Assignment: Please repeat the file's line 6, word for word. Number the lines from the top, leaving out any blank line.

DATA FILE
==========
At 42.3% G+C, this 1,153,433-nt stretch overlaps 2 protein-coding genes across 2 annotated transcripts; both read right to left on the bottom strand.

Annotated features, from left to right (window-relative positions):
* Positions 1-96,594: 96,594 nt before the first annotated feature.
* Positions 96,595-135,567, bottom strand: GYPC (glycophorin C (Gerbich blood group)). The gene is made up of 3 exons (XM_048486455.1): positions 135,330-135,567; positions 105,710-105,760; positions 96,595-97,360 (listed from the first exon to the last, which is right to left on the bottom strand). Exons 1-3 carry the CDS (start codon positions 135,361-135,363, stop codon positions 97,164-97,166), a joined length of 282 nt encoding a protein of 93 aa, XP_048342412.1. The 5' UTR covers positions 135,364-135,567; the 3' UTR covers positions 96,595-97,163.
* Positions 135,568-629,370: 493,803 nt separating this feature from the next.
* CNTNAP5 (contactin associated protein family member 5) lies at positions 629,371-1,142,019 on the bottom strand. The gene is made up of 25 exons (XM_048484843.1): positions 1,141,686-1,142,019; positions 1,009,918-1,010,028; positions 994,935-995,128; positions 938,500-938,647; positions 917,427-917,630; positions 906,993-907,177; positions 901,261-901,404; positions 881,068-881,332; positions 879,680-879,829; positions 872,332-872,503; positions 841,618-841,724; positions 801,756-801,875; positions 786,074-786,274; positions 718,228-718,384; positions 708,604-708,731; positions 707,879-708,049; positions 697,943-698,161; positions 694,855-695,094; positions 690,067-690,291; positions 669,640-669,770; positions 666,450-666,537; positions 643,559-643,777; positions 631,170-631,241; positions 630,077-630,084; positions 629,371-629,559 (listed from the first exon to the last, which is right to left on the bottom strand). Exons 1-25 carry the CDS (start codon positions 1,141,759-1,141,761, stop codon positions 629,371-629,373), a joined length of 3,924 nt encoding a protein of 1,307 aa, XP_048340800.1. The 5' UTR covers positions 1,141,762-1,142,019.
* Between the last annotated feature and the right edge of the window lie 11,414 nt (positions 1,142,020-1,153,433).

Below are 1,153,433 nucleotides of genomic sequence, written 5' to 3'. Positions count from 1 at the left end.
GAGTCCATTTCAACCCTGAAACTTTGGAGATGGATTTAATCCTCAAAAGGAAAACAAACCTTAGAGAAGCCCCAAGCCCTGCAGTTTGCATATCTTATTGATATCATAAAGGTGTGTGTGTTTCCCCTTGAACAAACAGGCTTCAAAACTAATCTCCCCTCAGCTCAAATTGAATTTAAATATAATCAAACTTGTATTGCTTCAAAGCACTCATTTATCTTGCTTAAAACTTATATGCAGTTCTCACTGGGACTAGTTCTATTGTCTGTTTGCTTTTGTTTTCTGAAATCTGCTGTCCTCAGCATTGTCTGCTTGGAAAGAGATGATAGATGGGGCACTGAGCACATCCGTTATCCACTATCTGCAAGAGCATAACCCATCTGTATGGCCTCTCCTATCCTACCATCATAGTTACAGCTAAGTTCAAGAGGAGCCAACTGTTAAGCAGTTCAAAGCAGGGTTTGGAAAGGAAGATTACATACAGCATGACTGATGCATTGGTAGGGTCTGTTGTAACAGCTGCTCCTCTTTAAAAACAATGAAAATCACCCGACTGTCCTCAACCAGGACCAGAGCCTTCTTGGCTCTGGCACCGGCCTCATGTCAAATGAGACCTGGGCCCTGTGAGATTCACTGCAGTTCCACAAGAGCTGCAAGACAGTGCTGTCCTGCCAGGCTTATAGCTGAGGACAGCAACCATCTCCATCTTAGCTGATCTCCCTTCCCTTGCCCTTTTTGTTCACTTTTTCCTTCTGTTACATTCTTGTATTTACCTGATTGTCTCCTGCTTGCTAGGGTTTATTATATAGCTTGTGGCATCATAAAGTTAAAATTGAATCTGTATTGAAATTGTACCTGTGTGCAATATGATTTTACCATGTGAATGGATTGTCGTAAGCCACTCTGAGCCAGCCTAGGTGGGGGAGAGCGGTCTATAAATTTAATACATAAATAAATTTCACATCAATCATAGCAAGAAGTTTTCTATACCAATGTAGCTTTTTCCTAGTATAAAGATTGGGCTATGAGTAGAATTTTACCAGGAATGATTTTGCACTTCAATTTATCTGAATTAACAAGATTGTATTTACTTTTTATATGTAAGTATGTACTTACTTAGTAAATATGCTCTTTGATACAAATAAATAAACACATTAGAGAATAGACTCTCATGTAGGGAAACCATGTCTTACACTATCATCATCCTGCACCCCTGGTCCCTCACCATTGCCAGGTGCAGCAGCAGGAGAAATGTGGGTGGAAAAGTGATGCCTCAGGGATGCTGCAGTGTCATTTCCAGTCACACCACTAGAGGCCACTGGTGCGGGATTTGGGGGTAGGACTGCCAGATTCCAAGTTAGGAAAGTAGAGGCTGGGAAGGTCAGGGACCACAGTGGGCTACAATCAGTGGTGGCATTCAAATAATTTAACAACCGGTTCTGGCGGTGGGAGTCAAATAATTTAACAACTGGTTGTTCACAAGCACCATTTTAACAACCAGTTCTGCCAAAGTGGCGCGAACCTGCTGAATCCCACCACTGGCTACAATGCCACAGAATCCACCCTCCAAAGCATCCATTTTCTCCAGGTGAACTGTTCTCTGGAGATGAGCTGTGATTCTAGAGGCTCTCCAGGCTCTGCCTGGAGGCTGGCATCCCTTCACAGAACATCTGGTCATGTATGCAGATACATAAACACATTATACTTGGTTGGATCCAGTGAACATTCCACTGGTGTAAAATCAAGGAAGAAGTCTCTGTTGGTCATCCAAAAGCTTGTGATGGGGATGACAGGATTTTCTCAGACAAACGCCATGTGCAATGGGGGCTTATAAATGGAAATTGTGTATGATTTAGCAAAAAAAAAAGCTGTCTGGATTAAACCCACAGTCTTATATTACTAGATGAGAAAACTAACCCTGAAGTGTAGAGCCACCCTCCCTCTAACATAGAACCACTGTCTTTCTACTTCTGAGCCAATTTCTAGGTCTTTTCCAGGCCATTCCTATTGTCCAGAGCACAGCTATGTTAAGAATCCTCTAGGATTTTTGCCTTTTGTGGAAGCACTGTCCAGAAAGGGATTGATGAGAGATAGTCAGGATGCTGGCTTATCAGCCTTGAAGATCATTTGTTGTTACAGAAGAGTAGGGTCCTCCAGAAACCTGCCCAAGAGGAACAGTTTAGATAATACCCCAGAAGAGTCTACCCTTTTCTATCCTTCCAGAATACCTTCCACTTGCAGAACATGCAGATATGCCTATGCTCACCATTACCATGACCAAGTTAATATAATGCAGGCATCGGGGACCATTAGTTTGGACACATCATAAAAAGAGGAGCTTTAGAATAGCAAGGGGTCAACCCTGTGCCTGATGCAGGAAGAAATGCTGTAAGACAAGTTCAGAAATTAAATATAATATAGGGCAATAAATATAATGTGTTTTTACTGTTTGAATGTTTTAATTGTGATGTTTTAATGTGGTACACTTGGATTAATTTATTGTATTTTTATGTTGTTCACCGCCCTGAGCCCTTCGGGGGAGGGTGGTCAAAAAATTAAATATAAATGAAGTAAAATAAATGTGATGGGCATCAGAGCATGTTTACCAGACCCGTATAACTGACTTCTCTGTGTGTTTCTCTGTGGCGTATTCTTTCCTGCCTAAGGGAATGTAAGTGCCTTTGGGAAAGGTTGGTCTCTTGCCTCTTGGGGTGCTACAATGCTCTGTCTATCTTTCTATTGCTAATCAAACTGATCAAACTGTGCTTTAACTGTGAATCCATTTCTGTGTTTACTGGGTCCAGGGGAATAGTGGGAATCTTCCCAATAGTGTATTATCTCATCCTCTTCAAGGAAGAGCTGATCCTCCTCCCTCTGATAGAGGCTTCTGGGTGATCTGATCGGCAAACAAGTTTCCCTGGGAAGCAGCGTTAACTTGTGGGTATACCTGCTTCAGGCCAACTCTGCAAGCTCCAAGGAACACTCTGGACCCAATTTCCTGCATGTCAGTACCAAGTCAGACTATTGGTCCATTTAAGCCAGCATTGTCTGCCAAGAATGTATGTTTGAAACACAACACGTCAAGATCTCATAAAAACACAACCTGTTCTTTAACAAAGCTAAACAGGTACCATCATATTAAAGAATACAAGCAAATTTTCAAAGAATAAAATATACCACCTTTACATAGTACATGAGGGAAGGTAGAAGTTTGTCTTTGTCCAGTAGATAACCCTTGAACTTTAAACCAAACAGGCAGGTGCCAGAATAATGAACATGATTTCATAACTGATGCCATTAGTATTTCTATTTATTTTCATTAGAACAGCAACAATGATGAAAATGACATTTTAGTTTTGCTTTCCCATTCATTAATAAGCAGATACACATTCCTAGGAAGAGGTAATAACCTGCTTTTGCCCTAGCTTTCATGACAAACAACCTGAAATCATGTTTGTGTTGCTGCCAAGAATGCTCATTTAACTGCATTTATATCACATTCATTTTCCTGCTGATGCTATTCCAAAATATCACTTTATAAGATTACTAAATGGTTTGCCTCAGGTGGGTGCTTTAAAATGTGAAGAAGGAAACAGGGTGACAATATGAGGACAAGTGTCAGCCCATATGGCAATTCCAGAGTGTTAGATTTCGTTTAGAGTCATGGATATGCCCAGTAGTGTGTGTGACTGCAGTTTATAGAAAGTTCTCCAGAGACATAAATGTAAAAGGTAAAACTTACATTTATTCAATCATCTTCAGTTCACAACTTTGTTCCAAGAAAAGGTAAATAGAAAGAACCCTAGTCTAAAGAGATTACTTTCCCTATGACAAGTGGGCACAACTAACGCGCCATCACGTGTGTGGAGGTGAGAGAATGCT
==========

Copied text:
* CNTNAP5 (contactin associated protein family member 5) lies at positions 629,371-1,142,019 on the bottom strand. The gene is made up of 25 exons (XM_048484843.1): positions 1,141,686-1,142,019; positions 1,009,918-1,010,028; positions 994,935-995,128; positions 938,500-938,647; positions 917,427-917,630; positions 906,993-907,177; positions 901,261-901,404; positions 881,068-881,332; positions 879,680-879,829; positions 872,332-872,503; positions 841,618-841,724; positions 801,756-801,875; positions 786,074-786,274; positions 718,228-718,384; positions 708,604-708,731; positions 707,879-708,049; positions 697,943-698,161; positions 694,855-695,094; positions 690,067-690,291; positions 669,640-669,770; positions 666,450-666,537; positions 643,559-643,777; positions 631,170-631,241; positions 630,077-630,084; positions 629,371-629,559 (listed from the first exon to the last, which is right to left on the bottom strand). Exons 1-25 carry the CDS (start codon positions 1,141,759-1,141,761, stop codon positions 629,371-629,373), a joined length of 3,924 nt encoding a protein of 1,307 aa, XP_048340800.1. The 5' UTR covers positions 1,141,762-1,142,019.